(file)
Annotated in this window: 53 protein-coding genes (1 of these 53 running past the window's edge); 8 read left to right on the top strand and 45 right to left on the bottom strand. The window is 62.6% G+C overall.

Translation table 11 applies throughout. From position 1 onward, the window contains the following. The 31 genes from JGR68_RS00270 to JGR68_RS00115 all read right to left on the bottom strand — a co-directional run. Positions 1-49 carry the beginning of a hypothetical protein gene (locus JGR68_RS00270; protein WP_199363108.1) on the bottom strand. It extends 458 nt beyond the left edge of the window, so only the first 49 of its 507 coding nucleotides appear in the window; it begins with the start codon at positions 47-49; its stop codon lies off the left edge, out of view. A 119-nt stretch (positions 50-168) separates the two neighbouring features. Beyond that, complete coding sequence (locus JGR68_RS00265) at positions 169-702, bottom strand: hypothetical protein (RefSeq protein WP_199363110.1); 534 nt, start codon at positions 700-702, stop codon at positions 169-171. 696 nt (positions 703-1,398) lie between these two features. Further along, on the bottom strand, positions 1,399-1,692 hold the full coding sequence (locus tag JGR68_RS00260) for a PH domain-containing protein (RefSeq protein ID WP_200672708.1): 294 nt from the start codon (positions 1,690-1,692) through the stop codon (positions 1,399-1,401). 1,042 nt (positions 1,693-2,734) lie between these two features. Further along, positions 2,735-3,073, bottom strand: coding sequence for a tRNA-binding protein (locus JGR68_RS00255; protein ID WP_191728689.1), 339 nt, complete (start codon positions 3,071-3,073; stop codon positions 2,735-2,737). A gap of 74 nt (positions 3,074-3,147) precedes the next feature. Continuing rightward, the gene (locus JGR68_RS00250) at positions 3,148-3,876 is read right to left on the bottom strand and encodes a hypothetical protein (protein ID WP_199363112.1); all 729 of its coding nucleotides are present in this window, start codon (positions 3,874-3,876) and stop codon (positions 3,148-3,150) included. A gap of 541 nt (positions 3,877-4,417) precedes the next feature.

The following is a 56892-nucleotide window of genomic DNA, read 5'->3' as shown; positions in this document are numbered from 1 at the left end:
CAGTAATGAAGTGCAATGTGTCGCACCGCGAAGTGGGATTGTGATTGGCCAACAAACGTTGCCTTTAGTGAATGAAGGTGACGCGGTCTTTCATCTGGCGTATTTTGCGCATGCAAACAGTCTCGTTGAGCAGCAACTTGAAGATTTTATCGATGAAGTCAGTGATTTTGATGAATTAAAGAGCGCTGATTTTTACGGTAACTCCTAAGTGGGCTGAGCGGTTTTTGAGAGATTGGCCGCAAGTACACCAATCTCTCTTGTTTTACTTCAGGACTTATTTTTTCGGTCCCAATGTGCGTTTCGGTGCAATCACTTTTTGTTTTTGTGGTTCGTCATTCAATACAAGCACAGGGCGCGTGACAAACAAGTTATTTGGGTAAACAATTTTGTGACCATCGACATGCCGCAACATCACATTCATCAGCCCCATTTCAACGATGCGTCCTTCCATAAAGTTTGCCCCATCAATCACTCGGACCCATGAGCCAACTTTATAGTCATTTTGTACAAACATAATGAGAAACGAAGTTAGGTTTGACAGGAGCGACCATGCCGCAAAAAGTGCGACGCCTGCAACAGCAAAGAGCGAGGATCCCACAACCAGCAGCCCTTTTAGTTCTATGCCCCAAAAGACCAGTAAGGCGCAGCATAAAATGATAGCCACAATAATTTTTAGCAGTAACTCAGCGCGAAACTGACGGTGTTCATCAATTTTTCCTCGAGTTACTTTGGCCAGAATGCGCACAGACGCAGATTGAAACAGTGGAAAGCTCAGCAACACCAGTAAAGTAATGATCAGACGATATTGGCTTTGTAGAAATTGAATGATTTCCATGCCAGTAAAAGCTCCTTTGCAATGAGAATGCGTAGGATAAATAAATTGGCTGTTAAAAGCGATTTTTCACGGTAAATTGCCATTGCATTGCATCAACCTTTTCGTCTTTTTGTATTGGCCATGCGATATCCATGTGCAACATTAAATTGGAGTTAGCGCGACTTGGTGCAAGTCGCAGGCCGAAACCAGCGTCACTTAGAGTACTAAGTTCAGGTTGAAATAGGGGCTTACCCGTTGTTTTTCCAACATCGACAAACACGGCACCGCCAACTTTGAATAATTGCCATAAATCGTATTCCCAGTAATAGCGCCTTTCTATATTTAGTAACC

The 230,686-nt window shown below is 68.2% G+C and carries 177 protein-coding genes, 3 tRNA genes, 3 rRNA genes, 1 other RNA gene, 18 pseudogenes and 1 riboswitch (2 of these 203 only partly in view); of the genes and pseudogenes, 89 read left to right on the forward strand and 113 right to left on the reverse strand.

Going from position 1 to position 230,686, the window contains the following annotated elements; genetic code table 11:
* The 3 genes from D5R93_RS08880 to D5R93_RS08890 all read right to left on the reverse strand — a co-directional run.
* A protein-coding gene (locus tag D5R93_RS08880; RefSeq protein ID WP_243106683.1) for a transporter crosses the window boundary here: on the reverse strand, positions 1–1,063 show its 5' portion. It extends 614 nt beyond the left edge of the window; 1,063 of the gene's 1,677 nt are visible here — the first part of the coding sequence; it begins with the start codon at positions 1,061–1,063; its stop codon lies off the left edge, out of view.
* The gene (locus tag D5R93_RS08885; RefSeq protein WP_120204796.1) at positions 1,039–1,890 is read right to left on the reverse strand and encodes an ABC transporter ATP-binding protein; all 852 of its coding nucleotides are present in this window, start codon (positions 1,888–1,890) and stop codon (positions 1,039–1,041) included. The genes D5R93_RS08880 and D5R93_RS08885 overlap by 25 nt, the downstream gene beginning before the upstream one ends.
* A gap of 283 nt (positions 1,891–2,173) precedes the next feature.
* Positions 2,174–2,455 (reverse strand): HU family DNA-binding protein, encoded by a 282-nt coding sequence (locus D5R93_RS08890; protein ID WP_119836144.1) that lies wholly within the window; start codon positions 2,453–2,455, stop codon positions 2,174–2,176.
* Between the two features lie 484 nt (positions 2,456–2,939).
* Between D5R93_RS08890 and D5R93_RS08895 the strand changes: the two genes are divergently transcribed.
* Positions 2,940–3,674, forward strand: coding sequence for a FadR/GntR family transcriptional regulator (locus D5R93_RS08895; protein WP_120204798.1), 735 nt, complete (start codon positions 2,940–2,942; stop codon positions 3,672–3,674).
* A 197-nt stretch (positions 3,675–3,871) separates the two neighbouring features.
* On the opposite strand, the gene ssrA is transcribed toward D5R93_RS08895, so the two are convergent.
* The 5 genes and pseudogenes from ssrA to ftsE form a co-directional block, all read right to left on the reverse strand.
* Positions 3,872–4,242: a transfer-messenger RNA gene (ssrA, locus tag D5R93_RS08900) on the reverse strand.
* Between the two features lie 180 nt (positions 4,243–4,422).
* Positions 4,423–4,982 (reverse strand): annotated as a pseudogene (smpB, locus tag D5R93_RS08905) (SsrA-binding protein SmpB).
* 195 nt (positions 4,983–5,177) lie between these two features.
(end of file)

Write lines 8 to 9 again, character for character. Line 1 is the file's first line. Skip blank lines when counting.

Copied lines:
* A protein-coding gene (locus tag D5R93_RS08880; RefSeq protein ID WP_243106683.1) for a transporter crosses the window boundary here: on the reverse strand, positions 1–1,063 show its 5' portion. It extends 614 nt beyond the left edge of the window; 1,063 of the gene's 1,677 nt are visible here — the first part of the coding sequence; it begins with the start codon at positions 1,061–1,063; its stop codon lies off the left edge, out of view.
* The gene (locus tag D5R93_RS08885; RefSeq protein WP_120204796.1) at positions 1,039–1,890 is read right to left on the reverse strand and encodes an ABC transporter ATP-binding protein; all 852 of its coding nucleotides are present in this window, start codon (positions 1,888–1,890) and stop codon (positions 1,039–1,041) included. The genes D5R93_RS08880 and D5R93_RS08885 overlap by 25 nt, the downstream gene beginning before the upstream one ends.